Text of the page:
The Diplomatic-Security Cabinet on Sunday decided to reduce the supply of electricity Israel provides the Gaza Strip.
During the contentious meeting about the current electricity crisis in the Hamas-ruled coastal enclave, cabinet ministers approved the IDF's recommendation to accept Palestinian Authority President Mahmoud Abbas' request to cut Gaza's power supply.
Coordinator of Government Activities in the Territories Brig. Gen. Yoav Mordechai and Energy Minister Yuval Steinitz locked horns over Mordechai's recommendation to cut the power supply to Gaza by more than 25%.
Israel supplies only 30% of Gaza's power needs or some 125 megawatts, for which the PA has been paying 40 million shekels ($11.3 million) a month. Recently, however, the PA said it was only prepared to pay some NIS 20-25 million ($7 million) a month for electricity to Gaza, marking a 35% decrease in the Strip's power supply.
A furious Steinitz accused Mordechai of taking orders from the PA president.
"Yes," Mordechai retorted, "I really salute him. This is such nonsense. This is the decision of all the defense agencies, which met with [Prime Minister Benjamin Netanyahu], and the fact is that he accepted their position."
Gaza will now likely be reduced from six hours of electricity per day to between two and four hours a day.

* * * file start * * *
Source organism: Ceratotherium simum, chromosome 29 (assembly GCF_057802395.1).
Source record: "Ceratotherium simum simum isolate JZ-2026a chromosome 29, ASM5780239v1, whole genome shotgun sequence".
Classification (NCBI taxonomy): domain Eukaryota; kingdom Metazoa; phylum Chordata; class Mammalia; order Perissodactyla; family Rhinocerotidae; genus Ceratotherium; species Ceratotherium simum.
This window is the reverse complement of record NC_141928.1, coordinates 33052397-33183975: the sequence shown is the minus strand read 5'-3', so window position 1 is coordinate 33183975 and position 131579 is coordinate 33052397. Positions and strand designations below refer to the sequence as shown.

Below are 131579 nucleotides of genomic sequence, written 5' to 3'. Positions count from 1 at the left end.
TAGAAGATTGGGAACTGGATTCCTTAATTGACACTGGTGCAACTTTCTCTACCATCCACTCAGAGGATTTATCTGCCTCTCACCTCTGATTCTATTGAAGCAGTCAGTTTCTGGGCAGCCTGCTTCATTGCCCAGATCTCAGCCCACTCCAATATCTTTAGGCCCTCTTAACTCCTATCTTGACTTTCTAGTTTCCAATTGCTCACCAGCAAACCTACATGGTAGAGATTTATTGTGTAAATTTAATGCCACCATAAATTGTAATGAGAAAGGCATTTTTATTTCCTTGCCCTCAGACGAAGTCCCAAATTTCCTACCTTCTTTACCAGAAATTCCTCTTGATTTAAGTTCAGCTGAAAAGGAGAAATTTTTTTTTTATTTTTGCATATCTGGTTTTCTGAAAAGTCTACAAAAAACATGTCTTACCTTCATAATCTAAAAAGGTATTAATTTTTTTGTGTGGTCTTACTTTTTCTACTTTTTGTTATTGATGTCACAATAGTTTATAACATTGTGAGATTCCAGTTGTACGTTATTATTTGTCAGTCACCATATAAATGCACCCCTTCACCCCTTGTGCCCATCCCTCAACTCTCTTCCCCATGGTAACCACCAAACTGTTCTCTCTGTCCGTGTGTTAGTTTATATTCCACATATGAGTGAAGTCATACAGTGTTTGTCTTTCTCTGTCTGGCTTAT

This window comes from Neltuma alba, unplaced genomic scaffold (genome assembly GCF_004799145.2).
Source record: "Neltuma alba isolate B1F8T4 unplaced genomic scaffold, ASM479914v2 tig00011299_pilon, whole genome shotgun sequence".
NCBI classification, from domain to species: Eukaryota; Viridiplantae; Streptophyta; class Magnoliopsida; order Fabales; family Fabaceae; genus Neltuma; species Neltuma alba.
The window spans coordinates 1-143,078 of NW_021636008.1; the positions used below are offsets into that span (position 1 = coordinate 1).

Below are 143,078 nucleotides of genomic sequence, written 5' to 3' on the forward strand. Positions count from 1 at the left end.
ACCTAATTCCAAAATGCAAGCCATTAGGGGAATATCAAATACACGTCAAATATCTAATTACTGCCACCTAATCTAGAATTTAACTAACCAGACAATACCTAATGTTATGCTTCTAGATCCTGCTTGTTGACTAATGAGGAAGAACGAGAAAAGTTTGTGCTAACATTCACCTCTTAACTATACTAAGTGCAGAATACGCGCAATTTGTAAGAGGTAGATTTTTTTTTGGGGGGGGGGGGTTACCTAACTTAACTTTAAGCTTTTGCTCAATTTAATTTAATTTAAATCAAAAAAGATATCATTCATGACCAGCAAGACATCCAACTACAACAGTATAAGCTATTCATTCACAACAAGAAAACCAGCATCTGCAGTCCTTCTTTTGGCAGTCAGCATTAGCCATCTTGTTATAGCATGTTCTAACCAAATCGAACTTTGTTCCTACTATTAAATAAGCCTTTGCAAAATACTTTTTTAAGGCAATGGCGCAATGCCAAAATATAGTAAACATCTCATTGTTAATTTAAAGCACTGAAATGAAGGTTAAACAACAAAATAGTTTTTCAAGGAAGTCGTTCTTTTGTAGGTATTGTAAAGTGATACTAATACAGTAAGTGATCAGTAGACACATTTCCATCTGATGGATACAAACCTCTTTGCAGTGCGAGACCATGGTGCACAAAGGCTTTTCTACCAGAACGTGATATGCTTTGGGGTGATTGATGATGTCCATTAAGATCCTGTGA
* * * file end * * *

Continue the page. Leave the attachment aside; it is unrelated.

Zionist Union MK Ksenia Svetlova said, "Preventing the Hamas government from receiving electricity is a tough measure that will undoubtedly hurt the civilian population, but with that it is also necessary. … This measure needs to be part of an organized policy whose goal is to bring an end to Hamas' rule in Gaza."
Zionist Union MK Zouheir Bahloul, meanwhile, decried the "awful and inhumane decision by the Palestinian Authority and Israeli government," saying it was "regrettable that the Netanyahu government chooses to strengthen the PA only when it means hurting the lives of the residents of Gaza."
On May 27, United Nations Middle East envoy Nickolay Mladenov warned the Security Council that a power struggle between the rival Fatah and Hamas factions had exacerbated the humanitarian crisis in Gaza.
"The Palestinian Authority, Hamas … and Israel, all have obligations for the welfare of Gaza's residents and must live up to their responsibilities to address the crisis and overcome this political impasse," Mladenov said.
In an interview with BBC Arabic two days prior to Mladenov's warning, Mordechai said: "Israel is currently the only one supplying the Gaza Strip with electricity. Unfortunately, Hamas takes about 100 million shekels [$28 million] from the taxes paid by impoverished Gazans every month, but that money doesn't reach the Palestinian Authority. The reason for this is that Hamas prefers to use that money for its tunnels. Israel is the only one supplying electricity to the Gaza Strip. This means Gaza is entirely dependent on Israel's electricity sector."